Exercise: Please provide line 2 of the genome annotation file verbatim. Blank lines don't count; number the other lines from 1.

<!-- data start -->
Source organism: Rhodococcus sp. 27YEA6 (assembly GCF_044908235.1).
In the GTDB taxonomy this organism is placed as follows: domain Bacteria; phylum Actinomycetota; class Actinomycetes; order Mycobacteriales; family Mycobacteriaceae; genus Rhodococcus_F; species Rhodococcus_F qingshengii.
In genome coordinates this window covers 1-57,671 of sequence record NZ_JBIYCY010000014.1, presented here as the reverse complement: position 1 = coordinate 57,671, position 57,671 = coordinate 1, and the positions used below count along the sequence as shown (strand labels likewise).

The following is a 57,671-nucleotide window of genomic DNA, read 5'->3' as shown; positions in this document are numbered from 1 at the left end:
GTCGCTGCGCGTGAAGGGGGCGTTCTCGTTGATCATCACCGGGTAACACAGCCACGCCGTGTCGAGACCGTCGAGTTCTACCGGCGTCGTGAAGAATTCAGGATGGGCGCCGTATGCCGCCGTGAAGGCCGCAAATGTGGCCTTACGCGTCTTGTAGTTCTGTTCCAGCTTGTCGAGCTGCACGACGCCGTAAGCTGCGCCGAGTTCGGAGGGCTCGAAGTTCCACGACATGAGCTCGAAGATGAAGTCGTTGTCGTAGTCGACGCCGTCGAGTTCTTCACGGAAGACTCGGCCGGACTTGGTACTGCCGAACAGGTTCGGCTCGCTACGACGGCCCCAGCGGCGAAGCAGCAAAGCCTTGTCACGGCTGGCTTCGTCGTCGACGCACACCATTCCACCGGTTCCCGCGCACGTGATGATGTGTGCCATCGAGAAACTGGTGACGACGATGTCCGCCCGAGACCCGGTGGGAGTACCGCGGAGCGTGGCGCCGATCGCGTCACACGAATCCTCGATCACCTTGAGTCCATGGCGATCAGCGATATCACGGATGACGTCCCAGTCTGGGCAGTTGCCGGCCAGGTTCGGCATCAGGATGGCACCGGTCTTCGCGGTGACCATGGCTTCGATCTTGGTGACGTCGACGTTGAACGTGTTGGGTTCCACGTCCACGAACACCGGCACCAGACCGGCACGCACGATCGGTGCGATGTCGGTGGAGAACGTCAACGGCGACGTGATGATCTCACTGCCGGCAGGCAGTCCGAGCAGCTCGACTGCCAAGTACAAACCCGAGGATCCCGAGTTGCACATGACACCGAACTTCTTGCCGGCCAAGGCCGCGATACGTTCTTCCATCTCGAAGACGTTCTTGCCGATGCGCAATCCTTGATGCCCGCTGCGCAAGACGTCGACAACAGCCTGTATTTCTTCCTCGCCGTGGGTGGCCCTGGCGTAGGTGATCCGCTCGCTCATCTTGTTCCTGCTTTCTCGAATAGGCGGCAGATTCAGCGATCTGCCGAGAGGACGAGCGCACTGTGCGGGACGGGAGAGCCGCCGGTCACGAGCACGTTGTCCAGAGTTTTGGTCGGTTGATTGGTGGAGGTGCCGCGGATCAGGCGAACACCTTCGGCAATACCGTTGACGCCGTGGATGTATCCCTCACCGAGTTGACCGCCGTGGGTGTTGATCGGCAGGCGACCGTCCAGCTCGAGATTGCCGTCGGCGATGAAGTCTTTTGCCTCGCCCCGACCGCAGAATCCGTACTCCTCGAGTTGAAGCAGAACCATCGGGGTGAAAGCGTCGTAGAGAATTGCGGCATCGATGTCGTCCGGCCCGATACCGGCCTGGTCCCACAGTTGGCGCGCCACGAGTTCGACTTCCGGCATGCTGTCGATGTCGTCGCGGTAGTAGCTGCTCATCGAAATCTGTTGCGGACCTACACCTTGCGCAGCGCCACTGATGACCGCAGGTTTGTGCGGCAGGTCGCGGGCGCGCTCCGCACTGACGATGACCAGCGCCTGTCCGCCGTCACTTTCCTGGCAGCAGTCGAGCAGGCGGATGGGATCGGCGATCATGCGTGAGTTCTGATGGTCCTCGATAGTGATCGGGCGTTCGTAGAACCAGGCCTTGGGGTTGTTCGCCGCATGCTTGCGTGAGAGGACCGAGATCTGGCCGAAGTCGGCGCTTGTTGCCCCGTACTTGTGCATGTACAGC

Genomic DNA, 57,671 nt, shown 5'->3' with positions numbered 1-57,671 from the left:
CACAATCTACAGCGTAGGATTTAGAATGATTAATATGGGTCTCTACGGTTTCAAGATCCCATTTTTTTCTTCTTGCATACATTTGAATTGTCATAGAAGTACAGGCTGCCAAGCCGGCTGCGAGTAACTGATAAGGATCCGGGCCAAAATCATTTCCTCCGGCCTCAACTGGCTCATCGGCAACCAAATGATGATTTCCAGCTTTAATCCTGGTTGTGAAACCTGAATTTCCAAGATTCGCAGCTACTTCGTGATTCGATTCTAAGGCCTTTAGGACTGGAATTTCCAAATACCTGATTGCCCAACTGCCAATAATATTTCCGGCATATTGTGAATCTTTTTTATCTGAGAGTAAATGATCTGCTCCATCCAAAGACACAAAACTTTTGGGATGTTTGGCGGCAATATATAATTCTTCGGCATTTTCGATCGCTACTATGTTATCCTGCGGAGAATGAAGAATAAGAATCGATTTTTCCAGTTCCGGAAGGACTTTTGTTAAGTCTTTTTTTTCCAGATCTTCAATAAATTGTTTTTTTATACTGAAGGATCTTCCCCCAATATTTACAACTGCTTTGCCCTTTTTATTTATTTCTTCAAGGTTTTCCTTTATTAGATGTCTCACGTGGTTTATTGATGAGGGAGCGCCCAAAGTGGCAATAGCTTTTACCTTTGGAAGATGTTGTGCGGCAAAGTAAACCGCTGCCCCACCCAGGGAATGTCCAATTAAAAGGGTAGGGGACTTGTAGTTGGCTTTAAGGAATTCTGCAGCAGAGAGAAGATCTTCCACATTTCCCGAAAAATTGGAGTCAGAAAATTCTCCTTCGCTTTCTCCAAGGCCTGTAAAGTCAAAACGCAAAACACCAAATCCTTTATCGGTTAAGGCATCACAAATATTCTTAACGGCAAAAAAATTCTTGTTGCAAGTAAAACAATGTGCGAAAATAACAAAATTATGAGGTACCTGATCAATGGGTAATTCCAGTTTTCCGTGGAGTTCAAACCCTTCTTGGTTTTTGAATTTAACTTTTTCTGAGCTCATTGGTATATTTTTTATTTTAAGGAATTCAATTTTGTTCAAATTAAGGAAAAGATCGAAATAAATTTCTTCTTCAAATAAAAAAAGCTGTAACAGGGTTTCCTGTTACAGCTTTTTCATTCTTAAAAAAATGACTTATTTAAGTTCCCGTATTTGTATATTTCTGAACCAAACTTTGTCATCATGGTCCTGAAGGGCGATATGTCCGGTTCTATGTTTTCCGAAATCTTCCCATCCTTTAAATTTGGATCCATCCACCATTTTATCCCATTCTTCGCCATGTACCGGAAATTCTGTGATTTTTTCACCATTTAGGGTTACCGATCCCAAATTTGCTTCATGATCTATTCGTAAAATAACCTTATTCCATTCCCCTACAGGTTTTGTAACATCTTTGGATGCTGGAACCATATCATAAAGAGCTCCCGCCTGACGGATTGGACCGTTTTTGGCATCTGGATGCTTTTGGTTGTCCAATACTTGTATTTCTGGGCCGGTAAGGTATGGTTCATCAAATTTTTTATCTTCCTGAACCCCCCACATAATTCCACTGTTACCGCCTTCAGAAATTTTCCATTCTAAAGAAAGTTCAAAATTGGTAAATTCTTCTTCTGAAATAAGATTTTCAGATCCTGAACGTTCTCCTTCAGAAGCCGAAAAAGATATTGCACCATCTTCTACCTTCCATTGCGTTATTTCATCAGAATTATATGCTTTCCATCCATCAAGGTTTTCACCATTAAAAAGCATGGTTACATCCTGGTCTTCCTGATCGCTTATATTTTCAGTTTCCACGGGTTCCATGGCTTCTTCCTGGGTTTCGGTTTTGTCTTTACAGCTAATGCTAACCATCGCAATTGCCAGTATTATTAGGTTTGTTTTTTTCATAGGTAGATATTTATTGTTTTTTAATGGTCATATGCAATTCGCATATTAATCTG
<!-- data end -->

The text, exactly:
In the GTDB taxonomy this organism is placed as follows: domain Bacteria; phylum Actinomycetota; class Actinomycetes; order Mycobacteriales; family Mycobacteriaceae; genus Rhodococcus_F; species Rhodococcus_F qingshengii.